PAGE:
Word of the Year: Unfriend

Fran pointed me to this on Facebook:

“Unfriend” has been named the word of the year by the New Oxford American Dictionary, chosen from a list of finalists with a tech-savvy bent.
Unfriend was defined as a verb that means to remove someone as a “friend” on a social networking site such as Facebook.
“It has both currency and potential longevity,” said Christine Lindberg, senior lexicographer for Oxford’s U.S. dictionary program, in a statement.
“In the online social networking context, its meaning is understood, so its adoption as a modern verb form makes this an interesting choice for Word of the Year.”

Fran also points out that God never “unfriends” us. No matter what we do, how far away we may turn from God we are always in God’s news feed.

I’m also reminded that we are also called to stay connected to one another–no matter what and no matter what someone else may do. Besides being at the heart of marriage, it is also at the heart of our concern for the least of those amongst us–as well as those close to us, who sometimes we are all too ready to chuck to the curb when they annoy us “for the last time.” We’re called to stay in the network, to hash out our differences, to forgive 70 times 7 times.

Not an easy task for any of us. But it’s all-too-easy to give up hope. It’s easy to simply hit “unfriend” and move on. And moreover, it’s harder to tell when those around us who have abused their power or our trust can no longer remain in our networks for our own safety and perhaps even harder to let that person go because they are really the ones who hit “unfriend” first.

It seems to me that this is all about relationship and our own need for control. We want to control our decisions in who we associate ourselves with and who we don’t. And there’s wisdom there but there’s also the shadow side of alienating those who we dismiss too easily or superficially.

Who can depend on you staying in their network when the chips are down? Who knows that you’ll keep those lines open when they are in their darkest moments? And when you are in trouble, know that Jesus is always there pointing you towards someone in your network who might remind you that God indeed is never far away.

God is always in connection…we always have access and grace allows us to know that the lines of communication are never down.

It’s what we call prayer. Simply put, it is staying in the conversation with God. Talking but also staying still and listening with God. It is noticing what is all around us and how God has a hand in all of it. And often we think that God doesn’t answer our prayers, that requests go unanswered. Grandparents still die, children lose limbs, our children don’t kick the drug habit despite our constant prayers. So some would ask why we should stay in connection?

God indeed doesn’t always give us what we think we want in prayer, but as anyone who prays knows deeply: God may not give us what we WANT but he always gives us what we NEED. A kind word, a helping hand, the knowledge that we are not alone, the gentle caress of our spouse or the warm embrace of a child. Even the loyalty of a good dog can somehow be enough for us. It is the pleasures of simple gestures that really get us through the tough times. Those are what we always remember most.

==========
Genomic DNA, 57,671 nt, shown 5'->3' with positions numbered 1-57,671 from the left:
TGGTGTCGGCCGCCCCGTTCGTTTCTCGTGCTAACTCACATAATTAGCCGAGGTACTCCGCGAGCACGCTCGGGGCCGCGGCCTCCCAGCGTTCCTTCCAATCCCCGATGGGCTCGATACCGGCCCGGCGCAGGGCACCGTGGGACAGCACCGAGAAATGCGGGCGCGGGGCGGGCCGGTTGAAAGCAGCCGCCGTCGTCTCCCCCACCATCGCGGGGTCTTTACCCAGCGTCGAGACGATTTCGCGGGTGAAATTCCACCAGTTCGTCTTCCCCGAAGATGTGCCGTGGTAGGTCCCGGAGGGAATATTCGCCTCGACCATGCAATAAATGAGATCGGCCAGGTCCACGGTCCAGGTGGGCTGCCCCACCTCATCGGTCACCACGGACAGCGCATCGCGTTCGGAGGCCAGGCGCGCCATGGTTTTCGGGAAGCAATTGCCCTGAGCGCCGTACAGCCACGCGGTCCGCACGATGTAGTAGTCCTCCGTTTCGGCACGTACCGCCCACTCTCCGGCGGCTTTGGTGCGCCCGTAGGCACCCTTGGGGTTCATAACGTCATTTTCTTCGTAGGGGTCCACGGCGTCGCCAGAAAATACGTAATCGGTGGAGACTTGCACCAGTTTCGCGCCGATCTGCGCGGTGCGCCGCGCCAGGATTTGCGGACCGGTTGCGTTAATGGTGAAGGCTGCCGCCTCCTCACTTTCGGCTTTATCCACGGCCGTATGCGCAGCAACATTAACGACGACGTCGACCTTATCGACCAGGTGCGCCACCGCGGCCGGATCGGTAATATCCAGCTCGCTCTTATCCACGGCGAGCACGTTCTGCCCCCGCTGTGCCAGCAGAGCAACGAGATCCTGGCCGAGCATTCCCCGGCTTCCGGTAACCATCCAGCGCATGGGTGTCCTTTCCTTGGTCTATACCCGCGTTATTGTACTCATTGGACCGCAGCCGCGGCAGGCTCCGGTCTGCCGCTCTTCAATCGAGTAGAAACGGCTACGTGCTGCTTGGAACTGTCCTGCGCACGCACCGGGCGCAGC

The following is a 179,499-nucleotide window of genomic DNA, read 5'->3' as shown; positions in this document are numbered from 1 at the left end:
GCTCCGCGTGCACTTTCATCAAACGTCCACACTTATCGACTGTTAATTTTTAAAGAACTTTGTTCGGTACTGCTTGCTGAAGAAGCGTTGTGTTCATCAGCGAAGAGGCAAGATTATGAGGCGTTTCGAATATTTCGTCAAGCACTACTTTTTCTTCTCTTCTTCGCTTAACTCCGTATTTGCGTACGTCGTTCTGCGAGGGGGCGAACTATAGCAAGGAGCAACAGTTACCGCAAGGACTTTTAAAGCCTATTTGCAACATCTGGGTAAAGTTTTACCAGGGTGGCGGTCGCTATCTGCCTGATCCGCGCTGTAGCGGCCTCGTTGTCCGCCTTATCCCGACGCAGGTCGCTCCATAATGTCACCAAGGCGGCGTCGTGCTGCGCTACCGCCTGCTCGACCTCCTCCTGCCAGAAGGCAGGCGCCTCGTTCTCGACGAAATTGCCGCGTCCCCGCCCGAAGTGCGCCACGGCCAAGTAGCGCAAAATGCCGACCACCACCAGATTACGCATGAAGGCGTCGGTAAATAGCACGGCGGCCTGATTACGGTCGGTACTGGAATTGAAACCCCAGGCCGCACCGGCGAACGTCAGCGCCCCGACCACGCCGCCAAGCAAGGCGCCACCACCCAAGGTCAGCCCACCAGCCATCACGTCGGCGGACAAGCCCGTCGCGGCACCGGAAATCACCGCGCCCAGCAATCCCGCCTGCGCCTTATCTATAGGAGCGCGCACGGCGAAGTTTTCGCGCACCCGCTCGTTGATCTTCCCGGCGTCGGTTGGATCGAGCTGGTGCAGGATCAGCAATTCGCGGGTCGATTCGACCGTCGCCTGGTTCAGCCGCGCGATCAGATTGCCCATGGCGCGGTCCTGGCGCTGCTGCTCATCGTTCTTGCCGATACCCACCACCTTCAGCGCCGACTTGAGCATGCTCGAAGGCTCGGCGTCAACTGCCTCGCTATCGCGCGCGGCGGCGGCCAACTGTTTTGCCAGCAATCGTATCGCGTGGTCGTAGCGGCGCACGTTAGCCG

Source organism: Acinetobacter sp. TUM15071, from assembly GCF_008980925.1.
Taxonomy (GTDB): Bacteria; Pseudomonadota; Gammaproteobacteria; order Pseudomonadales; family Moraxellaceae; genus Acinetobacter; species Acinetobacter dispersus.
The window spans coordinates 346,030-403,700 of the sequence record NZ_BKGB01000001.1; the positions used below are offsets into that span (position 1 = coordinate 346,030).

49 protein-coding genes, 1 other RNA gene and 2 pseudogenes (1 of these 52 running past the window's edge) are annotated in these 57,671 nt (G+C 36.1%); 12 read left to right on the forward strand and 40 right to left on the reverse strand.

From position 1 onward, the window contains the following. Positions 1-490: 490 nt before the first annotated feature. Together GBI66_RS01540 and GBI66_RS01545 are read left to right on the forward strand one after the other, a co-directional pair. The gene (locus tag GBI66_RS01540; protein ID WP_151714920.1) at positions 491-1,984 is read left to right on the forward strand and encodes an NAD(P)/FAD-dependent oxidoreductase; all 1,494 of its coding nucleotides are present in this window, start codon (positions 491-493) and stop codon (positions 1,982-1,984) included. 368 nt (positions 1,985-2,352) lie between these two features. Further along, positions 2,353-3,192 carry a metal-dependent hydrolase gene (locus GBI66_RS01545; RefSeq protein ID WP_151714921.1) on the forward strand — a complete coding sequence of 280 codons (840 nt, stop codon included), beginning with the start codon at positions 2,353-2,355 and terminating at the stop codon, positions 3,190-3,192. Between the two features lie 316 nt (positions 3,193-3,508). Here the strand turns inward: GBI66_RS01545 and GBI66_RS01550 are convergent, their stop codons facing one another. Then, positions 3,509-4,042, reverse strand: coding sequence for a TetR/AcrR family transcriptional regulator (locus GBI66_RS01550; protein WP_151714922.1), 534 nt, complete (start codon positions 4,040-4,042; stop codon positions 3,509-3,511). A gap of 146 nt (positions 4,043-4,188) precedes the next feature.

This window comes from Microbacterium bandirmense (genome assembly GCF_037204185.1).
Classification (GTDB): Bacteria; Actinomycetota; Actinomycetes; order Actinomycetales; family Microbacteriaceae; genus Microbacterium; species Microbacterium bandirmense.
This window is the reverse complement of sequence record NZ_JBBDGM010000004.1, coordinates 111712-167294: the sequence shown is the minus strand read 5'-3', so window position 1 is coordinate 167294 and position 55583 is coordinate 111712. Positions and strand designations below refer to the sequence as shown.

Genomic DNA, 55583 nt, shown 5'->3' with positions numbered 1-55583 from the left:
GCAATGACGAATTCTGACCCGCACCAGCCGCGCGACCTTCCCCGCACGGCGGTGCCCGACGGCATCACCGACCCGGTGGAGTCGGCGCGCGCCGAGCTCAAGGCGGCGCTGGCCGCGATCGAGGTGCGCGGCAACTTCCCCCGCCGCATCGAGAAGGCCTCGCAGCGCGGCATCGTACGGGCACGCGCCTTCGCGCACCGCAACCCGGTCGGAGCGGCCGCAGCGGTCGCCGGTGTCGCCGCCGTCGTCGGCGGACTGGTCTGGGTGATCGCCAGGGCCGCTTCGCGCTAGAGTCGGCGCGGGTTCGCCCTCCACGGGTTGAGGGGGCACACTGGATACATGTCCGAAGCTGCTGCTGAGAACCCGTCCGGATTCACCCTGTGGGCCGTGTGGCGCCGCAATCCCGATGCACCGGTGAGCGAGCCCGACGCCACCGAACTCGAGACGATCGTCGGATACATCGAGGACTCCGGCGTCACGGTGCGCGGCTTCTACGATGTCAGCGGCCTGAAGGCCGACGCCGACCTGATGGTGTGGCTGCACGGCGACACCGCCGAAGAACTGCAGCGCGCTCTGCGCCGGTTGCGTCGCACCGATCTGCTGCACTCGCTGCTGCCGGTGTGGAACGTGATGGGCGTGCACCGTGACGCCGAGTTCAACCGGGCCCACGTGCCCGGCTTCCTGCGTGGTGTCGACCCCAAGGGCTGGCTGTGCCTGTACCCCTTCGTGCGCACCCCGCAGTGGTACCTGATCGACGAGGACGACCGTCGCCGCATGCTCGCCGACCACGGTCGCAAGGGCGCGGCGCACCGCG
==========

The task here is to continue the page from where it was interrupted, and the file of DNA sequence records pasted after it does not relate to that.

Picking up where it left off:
And they all spring from a one word plan: love.

Love causes us to stay in the commitments that we are in and indeed enables us to get through the challenges that befall us. And when we think about committing to love one another we need to remember that on this last Sunday of the year where we celebrate Christ who is King, a King who went unrecognized, rejected and crucified. His love that brought him to Calvary also brought him well beyond that road.

And as we end this year and head into Advent let us remember that the God we believe in understands being unfriended and as he lies in the manger this Christmas, know that God’s commitment to us is indeed that God is always amongst us. Not a click away but in the deepest stirrings of our own hearts.

And because of that commitment, when it could have been easy for God, who constantly has been unfriended by our sin, God who comes to us anyway, calls us to stay in the network with the world: connected, not loosely, but intimately with everyone.

It is His love for us that defeats death.

Staying connected…defeats death.

Showing concern…defeats death.

“Unfriend” is the word of the year they say…and I say nonsense.

Unfriend is the cop-out of eternity.

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1 Comment

  1. Thanks for posting this reflection that took off after I heard that homily about "unfriending." I have neglected my church blog so I may just link to you.Peace to you dear Mike.


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